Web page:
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Net Resource Assessment

Net Resource Assessment

Funding: USGS/ SILPE

Participants: Richard Bernknopf, Steven Faulkner, David Brookshire, Craig Broadbent, Don Gautier, David Soller

Energy and mineral resource assessments are a well-known core capability of the USGS. The assessments are typically probabilistic estimates of yet-to-find or yet-to-develop volumes of geologically based commodities such as undiscovered conventional oil, undeveloped shale gas, or available coal resources. Most energy assessments are one-parameter models, in which results are expressed as probability density functions on technically recoverable resource volumes. However, in certain circumstances the assessments can be extended from one-parameter estimates to two-parameter appraisals of resource/cost or resource/supply functions by addition of engineering, fiscal, and financial evaluations.

A Net Resource Assessment (NetRA) involves the estimation of capacity (quantity), cost and uncertainty of supplying market commodities such as oil, gas, and minerals, and ecosystem services such as potable water, indigenous biota, and carbon capture. The focus of the NetRA is the tradeoff between the production of the market commodities and their impacts on the ecosystem services that are co-located with the economic development. The NetRA is an integrated assessment approach to the assessment of market and nonmarketnatural resources that is aligned with the USGS responsibility for conducting national assessments. Such analyses require (1) mutual agreement among science discipline specialists to test the method, (2) estimation of technically available quantities of the resources, (3) determination of resourcesproduction and costs, (4) evaluation of the net present value of resources for market goods, (5) evaluation of the production of ecosystem services and their capacities, and (6) development of a quantitative method for estimating thetotal economic value (TEV) ofthe joint output of market goods and ecosystem services as an outcome of a regional land use. The quantification of all the natural resources in a region providesan estimate of the development of the societal impacts of both economic development and the changes to existing ecosystem services.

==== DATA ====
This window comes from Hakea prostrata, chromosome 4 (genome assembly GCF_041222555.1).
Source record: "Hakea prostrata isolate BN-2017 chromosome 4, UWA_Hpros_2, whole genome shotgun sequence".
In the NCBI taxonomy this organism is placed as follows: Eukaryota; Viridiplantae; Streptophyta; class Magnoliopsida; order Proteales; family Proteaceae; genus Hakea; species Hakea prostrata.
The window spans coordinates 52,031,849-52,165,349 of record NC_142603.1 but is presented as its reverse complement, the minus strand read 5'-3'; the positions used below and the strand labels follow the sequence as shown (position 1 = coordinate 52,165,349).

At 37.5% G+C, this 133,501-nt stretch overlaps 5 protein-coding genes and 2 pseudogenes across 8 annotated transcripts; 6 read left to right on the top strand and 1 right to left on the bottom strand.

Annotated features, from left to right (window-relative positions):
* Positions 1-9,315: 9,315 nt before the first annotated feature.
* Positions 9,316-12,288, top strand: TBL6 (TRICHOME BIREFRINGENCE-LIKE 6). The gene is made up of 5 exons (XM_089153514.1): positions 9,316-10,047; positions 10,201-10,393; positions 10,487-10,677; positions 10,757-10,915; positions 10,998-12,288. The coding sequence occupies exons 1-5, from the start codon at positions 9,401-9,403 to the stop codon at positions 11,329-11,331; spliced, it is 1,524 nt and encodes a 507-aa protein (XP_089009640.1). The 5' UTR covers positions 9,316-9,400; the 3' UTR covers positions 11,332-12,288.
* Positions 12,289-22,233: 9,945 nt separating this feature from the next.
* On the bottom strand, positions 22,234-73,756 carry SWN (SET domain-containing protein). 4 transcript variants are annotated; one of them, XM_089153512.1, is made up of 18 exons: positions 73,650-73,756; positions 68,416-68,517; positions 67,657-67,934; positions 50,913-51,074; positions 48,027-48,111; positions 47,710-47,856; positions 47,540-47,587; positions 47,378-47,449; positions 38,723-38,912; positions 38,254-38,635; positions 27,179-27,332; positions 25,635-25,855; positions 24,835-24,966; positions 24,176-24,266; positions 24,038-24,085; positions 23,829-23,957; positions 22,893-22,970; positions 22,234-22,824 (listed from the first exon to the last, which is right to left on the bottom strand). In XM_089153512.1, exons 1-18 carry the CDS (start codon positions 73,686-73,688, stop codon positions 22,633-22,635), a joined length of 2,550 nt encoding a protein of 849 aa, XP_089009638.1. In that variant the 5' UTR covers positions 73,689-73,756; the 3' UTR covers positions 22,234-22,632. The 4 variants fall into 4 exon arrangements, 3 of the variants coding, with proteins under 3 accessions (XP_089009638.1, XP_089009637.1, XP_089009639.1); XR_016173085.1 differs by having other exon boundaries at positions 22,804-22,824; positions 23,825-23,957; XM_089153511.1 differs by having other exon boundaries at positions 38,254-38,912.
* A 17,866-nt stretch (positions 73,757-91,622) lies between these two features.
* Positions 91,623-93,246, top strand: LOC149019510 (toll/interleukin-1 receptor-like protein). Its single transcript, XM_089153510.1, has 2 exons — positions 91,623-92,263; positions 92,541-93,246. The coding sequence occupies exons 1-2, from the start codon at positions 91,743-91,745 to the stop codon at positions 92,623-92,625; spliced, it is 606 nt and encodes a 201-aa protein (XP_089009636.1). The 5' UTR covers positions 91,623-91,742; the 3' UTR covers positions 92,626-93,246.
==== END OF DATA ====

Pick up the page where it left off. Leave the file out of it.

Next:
Copyright 2012